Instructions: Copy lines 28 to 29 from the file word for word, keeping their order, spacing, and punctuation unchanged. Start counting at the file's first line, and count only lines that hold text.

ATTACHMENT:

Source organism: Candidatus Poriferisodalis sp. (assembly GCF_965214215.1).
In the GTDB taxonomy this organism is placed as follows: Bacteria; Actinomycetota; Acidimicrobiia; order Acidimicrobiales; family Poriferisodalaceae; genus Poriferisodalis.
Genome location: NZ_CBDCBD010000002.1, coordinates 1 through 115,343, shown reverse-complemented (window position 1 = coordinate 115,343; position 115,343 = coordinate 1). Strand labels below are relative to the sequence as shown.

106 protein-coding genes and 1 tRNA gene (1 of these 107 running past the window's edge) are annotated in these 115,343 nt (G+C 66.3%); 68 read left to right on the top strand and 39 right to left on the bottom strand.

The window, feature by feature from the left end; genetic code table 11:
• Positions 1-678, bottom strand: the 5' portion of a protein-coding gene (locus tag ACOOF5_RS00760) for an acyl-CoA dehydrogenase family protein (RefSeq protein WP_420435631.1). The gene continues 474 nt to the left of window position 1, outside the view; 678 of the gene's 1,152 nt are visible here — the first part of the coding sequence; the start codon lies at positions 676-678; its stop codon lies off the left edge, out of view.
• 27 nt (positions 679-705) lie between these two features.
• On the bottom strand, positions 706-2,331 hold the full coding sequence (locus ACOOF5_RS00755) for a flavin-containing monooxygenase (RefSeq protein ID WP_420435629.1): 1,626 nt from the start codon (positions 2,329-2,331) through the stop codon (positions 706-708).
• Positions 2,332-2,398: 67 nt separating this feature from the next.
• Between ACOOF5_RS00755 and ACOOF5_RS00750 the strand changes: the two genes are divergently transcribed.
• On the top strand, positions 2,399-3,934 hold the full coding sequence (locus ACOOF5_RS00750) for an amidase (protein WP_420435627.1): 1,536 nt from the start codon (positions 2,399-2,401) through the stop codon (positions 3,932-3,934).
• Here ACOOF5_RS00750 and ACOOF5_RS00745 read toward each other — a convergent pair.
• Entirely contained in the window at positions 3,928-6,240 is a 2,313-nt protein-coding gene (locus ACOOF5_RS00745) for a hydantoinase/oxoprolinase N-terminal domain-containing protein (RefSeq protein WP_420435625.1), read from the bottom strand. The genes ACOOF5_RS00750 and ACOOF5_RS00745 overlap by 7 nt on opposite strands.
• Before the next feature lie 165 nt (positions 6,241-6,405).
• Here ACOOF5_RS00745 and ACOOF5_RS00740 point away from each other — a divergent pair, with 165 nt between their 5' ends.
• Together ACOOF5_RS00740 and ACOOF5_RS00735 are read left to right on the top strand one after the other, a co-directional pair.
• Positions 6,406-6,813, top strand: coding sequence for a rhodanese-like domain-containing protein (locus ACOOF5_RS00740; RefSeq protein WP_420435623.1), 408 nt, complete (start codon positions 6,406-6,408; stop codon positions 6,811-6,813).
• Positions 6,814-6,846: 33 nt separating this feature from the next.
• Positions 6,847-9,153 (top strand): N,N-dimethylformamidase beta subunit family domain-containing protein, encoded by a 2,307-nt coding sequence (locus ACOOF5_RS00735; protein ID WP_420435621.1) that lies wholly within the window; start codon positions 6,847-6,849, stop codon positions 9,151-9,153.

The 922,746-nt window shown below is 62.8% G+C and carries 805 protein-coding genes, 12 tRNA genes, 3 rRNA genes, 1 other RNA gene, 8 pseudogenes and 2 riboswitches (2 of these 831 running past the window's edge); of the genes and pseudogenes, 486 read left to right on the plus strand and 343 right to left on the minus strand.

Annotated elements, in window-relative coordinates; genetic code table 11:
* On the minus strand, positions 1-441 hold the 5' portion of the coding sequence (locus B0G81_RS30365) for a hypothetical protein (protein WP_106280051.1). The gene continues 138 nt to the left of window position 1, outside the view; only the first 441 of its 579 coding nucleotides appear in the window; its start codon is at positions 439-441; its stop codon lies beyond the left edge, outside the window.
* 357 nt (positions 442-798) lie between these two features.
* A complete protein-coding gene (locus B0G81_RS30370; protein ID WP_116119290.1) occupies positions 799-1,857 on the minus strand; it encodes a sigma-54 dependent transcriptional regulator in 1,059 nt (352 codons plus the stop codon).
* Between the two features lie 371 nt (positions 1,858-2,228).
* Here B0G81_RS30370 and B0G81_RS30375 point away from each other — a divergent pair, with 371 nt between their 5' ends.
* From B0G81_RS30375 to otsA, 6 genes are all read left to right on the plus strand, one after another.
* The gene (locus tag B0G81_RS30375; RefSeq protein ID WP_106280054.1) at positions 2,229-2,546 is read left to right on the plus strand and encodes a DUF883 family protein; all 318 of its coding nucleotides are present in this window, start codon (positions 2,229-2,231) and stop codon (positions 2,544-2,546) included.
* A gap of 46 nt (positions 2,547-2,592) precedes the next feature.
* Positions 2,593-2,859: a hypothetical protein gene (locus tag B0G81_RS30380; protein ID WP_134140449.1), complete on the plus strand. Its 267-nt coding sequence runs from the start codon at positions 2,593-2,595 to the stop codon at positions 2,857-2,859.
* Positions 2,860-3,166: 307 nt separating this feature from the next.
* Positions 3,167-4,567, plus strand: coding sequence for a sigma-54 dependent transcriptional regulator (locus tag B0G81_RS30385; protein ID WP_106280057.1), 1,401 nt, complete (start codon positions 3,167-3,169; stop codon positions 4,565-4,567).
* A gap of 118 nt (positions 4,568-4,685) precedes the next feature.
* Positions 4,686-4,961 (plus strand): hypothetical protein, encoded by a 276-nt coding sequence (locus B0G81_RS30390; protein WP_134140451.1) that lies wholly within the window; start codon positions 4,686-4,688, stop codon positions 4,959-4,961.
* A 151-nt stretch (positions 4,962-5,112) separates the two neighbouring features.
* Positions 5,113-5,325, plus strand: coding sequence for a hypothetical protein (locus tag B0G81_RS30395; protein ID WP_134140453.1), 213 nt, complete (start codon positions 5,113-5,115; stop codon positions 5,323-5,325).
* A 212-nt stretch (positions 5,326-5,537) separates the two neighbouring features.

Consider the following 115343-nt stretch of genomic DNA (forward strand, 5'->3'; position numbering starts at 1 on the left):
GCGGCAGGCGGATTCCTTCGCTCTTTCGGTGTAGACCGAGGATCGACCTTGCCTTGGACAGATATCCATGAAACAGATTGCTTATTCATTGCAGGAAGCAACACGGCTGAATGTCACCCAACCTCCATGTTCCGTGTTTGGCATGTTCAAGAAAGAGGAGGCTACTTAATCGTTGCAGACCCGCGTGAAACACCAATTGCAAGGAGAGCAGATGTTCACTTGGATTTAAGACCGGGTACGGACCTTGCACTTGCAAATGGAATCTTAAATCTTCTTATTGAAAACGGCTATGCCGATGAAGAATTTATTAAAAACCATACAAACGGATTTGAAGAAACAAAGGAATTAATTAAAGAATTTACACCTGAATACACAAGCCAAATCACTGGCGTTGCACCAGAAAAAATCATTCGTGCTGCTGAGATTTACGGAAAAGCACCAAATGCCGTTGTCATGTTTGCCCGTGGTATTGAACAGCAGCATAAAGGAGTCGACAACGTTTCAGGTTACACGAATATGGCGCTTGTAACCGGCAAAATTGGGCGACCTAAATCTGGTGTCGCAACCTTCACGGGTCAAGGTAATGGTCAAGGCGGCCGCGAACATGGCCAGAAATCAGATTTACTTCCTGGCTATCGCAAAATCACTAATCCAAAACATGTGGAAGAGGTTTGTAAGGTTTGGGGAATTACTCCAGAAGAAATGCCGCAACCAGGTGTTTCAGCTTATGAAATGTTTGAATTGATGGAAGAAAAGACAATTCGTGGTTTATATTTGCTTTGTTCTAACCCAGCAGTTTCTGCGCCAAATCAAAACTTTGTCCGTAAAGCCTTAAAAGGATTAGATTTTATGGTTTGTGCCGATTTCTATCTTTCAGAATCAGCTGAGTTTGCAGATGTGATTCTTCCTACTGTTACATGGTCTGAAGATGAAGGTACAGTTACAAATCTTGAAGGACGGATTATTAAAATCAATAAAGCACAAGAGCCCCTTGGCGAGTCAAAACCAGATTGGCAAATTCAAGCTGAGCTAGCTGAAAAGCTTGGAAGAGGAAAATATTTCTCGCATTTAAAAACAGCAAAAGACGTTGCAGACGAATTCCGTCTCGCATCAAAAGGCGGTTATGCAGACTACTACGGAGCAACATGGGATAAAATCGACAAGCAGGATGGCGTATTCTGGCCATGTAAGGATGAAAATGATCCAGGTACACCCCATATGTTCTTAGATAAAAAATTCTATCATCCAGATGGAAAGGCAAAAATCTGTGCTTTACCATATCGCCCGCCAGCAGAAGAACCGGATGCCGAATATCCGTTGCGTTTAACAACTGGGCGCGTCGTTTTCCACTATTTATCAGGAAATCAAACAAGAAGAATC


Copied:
* The gene (locus tag B0G81_RS30375; RefSeq protein ID WP_106280054.1) at positions 2,229-2,546 is read left to right on the plus strand and encodes a DUF883 family protein; all 318 of its coding nucleotides are present in this window, start codon (positions 2,229-2,231) and stop codon (positions 2,544-2,546) included.
* A gap of 46 nt (positions 2,547-2,592) precedes the next feature.